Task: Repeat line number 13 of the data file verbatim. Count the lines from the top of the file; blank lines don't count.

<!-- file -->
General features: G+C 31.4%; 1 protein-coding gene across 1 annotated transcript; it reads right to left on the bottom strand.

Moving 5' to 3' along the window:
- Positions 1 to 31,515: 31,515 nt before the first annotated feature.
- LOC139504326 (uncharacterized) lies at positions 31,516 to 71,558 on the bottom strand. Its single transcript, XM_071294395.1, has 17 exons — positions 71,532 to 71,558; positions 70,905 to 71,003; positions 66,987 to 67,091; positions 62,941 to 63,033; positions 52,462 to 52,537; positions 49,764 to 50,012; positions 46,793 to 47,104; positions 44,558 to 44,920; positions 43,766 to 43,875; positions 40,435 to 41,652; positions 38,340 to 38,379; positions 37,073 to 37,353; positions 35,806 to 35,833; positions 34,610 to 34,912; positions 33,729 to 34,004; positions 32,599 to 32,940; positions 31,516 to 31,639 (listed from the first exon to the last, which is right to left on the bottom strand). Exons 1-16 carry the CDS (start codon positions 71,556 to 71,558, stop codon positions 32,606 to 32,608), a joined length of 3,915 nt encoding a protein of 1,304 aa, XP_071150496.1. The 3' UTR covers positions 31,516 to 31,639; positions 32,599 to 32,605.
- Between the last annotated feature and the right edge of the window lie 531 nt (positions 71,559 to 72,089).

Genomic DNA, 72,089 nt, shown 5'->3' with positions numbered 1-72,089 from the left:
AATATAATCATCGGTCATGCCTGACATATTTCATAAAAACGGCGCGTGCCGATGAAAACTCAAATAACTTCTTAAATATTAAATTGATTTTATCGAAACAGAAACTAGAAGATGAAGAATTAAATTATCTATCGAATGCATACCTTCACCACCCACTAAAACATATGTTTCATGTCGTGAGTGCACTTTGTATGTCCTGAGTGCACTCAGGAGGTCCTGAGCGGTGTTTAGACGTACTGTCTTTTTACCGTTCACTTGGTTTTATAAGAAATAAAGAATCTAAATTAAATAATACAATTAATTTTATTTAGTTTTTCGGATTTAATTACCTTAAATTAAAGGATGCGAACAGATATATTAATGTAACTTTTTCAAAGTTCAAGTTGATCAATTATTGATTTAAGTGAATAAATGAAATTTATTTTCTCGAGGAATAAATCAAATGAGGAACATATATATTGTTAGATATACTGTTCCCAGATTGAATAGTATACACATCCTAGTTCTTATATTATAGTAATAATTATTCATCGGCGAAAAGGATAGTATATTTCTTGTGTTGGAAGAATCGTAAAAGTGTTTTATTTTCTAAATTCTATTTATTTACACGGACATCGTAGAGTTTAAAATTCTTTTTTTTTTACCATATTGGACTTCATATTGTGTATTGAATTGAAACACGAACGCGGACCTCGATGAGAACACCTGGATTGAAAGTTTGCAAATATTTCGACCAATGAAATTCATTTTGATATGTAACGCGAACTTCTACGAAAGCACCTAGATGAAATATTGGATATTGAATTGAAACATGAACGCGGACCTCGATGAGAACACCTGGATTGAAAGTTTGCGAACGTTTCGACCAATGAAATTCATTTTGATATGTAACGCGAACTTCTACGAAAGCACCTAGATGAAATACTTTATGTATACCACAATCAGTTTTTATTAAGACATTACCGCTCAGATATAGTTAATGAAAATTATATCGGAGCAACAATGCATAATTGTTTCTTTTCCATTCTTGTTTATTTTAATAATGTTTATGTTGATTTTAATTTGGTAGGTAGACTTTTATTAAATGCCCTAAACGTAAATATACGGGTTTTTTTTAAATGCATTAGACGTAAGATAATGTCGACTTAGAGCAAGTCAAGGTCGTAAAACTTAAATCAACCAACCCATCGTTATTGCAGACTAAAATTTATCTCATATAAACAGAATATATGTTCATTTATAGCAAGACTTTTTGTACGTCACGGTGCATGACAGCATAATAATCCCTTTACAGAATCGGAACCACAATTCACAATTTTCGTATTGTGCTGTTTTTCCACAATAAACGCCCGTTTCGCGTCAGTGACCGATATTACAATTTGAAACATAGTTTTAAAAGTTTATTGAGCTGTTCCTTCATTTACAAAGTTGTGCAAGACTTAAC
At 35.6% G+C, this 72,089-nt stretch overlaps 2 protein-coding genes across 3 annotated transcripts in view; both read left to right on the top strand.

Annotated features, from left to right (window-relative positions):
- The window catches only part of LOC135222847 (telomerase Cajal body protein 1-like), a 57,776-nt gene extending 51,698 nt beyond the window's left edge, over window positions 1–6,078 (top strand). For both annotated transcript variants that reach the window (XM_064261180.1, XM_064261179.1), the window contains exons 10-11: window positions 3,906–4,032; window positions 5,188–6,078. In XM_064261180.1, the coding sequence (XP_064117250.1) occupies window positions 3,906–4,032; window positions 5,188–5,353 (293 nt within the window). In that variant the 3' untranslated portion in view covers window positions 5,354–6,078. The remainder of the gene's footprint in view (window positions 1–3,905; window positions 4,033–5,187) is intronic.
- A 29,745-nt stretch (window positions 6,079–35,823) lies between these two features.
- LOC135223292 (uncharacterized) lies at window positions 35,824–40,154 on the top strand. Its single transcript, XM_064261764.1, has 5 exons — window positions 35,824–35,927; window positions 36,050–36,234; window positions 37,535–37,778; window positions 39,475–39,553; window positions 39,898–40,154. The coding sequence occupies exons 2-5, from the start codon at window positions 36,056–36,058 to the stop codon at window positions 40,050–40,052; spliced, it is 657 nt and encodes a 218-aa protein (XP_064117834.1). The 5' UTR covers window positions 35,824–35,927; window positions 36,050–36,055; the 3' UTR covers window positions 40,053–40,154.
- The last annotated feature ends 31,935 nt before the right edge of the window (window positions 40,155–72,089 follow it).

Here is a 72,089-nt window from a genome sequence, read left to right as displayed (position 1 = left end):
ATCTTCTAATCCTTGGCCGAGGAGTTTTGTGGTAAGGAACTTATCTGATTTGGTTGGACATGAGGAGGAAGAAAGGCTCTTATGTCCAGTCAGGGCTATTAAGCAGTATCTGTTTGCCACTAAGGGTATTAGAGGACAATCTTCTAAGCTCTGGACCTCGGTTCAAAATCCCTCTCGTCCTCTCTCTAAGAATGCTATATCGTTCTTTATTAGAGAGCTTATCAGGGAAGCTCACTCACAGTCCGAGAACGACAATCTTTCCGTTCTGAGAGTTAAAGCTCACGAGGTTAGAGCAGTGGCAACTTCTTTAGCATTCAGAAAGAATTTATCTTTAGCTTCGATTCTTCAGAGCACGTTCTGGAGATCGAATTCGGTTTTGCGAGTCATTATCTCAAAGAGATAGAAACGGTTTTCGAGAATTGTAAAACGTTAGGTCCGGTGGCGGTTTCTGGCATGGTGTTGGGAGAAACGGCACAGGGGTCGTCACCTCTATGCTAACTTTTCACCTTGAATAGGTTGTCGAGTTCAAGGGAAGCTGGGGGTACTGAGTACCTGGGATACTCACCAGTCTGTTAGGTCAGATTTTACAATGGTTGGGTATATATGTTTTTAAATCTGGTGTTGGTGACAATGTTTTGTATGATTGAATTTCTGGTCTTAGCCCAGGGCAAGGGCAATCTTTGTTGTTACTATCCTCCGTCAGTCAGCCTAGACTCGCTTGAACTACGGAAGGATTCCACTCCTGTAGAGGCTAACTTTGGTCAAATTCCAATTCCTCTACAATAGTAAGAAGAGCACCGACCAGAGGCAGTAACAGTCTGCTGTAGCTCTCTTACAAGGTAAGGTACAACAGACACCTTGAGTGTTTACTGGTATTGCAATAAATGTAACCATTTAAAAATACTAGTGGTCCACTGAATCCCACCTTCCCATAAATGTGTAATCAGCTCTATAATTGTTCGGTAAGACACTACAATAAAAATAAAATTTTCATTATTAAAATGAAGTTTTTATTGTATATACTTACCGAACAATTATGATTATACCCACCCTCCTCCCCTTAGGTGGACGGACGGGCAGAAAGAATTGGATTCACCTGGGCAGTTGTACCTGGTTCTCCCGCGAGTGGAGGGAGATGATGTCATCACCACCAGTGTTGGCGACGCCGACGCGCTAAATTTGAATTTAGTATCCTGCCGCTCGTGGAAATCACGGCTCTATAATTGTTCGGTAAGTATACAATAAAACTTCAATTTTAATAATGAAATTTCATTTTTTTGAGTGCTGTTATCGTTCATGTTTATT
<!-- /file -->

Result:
- The last annotated feature ends 31,935 nt before the right edge of the window (window positions 40,155–72,089 follow it).